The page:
Additionally, some wealth managers may also incorporate concierge health care into their services, and more.

Another key difference between the two terms is the investment amount. A wealth manager generally holds investment portfolios of higher value than a financial advisor.

Exacerbating this confusion is the perceived prestige that comes with the term “Wealth Manager” as well as the lack of a clear industry standard when it comes to the requirements of holding these roles.

Wealth Management vs. Portfolio Management

Portfolio management refers to a service that is provided whereby a person creates an investing strategy on behalf of a client. It involves choosing investments for the client which minimise risks and maximise the returns.

In contrast, Wealth Management encompasses more complete financial planning than just portfolio management. It consists of comprehensive guidance on a client’s financial situation, including investment management, estate, and tax planning, accounting, retirement planning, and even legal guidance.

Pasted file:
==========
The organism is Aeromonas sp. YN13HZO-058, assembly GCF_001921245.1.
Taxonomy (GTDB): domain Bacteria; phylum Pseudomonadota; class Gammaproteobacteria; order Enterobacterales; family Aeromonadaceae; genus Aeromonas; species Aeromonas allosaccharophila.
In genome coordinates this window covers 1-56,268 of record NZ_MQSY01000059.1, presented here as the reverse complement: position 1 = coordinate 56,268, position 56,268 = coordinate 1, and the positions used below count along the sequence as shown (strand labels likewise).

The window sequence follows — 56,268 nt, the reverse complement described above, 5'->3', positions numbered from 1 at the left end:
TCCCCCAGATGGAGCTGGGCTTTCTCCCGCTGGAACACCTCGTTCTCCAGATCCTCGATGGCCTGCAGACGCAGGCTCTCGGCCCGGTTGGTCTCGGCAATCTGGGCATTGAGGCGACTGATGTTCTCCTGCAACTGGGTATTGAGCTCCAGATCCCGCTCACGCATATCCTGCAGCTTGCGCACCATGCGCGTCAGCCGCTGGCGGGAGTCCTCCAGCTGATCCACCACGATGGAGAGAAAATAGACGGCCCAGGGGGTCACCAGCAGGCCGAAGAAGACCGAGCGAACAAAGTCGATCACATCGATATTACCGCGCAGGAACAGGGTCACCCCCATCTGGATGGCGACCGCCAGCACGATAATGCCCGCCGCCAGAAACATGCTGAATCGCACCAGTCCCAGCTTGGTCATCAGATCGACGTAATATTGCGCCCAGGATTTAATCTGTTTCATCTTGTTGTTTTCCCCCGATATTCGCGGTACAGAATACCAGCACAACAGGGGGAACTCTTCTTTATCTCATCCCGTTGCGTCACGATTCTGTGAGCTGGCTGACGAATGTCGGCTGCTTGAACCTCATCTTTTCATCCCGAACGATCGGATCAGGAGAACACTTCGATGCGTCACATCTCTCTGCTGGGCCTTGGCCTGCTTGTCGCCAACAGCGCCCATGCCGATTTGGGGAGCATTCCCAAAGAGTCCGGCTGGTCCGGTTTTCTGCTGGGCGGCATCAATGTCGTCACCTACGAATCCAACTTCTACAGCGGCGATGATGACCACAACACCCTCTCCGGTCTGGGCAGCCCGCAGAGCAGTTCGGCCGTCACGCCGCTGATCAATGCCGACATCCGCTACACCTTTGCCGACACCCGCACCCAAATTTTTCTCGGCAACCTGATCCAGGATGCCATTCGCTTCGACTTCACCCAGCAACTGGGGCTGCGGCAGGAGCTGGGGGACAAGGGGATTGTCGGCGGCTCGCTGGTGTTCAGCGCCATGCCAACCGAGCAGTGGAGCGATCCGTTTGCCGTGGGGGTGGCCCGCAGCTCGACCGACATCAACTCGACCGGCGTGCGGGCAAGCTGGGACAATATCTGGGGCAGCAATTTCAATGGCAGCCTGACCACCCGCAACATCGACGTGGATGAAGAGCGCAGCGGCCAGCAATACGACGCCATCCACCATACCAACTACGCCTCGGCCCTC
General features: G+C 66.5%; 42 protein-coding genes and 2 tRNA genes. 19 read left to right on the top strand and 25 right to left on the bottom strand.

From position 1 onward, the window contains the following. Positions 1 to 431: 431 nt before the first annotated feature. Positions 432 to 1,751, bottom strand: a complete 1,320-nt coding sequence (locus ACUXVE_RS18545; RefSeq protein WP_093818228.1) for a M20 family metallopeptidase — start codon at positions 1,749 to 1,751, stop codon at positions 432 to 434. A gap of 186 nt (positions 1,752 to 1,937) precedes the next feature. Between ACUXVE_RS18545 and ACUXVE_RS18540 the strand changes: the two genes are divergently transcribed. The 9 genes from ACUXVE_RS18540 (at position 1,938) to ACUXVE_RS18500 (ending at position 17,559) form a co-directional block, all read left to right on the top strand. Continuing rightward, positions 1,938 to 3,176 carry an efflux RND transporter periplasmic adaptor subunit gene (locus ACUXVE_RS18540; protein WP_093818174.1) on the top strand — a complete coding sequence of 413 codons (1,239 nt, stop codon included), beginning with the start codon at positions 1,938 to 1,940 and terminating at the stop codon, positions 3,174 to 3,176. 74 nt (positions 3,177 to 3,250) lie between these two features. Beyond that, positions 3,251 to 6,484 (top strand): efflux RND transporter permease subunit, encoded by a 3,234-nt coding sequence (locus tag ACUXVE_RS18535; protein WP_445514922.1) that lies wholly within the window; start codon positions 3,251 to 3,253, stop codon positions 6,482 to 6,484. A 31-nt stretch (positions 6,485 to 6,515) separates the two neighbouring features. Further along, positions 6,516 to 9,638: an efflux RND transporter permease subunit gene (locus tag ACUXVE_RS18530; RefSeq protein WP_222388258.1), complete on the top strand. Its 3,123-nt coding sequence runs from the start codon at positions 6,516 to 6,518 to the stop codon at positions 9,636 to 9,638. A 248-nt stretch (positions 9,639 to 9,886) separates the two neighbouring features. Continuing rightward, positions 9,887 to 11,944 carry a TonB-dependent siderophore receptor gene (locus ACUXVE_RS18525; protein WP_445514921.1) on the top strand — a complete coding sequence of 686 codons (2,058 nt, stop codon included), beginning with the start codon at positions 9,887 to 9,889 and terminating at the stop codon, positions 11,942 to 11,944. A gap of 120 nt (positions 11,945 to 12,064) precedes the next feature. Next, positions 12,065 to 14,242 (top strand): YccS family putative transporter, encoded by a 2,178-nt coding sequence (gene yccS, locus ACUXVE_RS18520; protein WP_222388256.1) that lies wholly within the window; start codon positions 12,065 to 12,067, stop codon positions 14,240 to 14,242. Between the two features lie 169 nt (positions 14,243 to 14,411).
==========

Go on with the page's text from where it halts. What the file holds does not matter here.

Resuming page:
Asset Management vs Wealth Management

Asset Management focuses on investments whereas wealth management encompasses a much broader scope. This comparison extends to the range of assets as well. 

The former deals with assets like stocks, bonds, real estate, and cash. The latter concerns all forms of assets, taxes, trusts, and more.

Asset management is a service with a broader market while wealth management is reserved for only high net worth individuals or accredited investors.

Check out our article “Asset Management vs Wealth Management” to read more. 

Private Banking vs Wealth Management

Private banking is a service offered only by banks. Wealth Management, on the other hand, is a service that is provided by wealth management firms as well as banks and financial institutions.

Private Banking can offer financial perks which wealth management firms cannot provide. These include premier accounting services, banking instruments, private placement plans, and other products that only banks are licensed to handle.

Wealth managers can only assist clients in choosing the right kind of accounts to open or the best products for their clients. They also work with Private Banks to provide full value-add to clients in terms of advisory and investment management.